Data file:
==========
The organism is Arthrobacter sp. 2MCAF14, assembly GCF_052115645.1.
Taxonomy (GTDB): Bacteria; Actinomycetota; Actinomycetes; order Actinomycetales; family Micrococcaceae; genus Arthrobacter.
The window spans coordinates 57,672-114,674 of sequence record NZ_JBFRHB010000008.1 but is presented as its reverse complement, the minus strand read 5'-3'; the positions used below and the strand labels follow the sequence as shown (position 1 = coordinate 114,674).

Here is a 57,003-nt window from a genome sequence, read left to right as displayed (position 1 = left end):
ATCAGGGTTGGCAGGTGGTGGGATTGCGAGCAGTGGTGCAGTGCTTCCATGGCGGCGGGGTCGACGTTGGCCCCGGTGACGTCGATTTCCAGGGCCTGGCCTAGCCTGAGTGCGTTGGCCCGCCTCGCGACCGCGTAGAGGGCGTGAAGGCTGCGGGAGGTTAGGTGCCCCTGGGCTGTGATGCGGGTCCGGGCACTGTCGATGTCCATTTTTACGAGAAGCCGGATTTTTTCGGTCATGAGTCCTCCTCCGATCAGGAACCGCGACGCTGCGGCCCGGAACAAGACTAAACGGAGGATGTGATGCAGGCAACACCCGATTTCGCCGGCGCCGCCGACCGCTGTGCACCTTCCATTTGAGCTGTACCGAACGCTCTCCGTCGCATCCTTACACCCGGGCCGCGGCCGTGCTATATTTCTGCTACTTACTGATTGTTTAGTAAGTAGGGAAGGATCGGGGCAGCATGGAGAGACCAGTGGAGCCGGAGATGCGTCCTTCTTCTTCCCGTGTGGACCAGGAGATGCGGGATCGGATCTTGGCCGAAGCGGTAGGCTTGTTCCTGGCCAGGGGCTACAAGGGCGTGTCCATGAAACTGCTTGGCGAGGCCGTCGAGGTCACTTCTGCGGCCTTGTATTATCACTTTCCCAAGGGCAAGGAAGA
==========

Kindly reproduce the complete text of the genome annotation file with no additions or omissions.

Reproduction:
The organism is Arthrobacter sp. 2MCAF14, assembly GCF_052115645.1.
Taxonomy (GTDB): Bacteria; Actinomycetota; Actinomycetes; order Actinomycetales; family Micrococcaceae; genus Arthrobacter.
The window spans coordinates 57,672-114,674 of sequence record NZ_JBFRHB010000008.1 but is presented as its reverse complement, the minus strand read 5'-3'; the positions used below and the strand labels follow the sequence as shown (position 1 = coordinate 114,674).

Here is a 57,003-nt window from a genome sequence, read left to right as displayed (position 1 = left end):
ATCAGGGTTGGCAGGTGGTGGGATTGCGAGCAGTGGTGCAGTGCTTCCATGGCGGCGGGGTCGACGTTGGCCCCGGTGACGTCGATTTCCAGGGCCTGGCCTAGCCTGAGTGCGTTGGCCCGCCTCGCGACCGCGTAGAGGGCGTGAAGGCTGCGGGAGGTTAGGTGCCCCTGGGCTGTGATGCGGGTCCGGGCACTGTCGATGTCCATTTTTACGAGAAGCCGGATTTTTTCGGTCATGAGTCCTCCTCCGATCAGGAACCGCGACGCTGCGGCCCGGAACAAGACTAAACGGAGGATGTGATGCAGGCAACACCCGATTTCGCCGGCGCCGCCGACCGCTGTGCACCTTCCATTTGAGCTGTACCGAACGCTCTCCGTCGCATCCTTACACCCGGGCCGCGGCCGTGCTATATTTCTGCTACTTACTGATTGTTTAGTAAGTAGGGAAGGATCGGGGCAGCATGGAGAGACCAGTGGAGCCGGAGATGCGTCCTTCTTCTTCCCGTGTGGACCAGGAGATGCGGGATCGGATCTTGGCCGAAGCGGTAGGCTTGTTCCTGGCCAGGGGCTACAAGGGCGTGTCCATGAAACTGCTTGGCGAGGCCGTCGAGGTCACTTCTGCGGCCTTGTATTATCACTTTCCCAAGGGCAAGGAAGA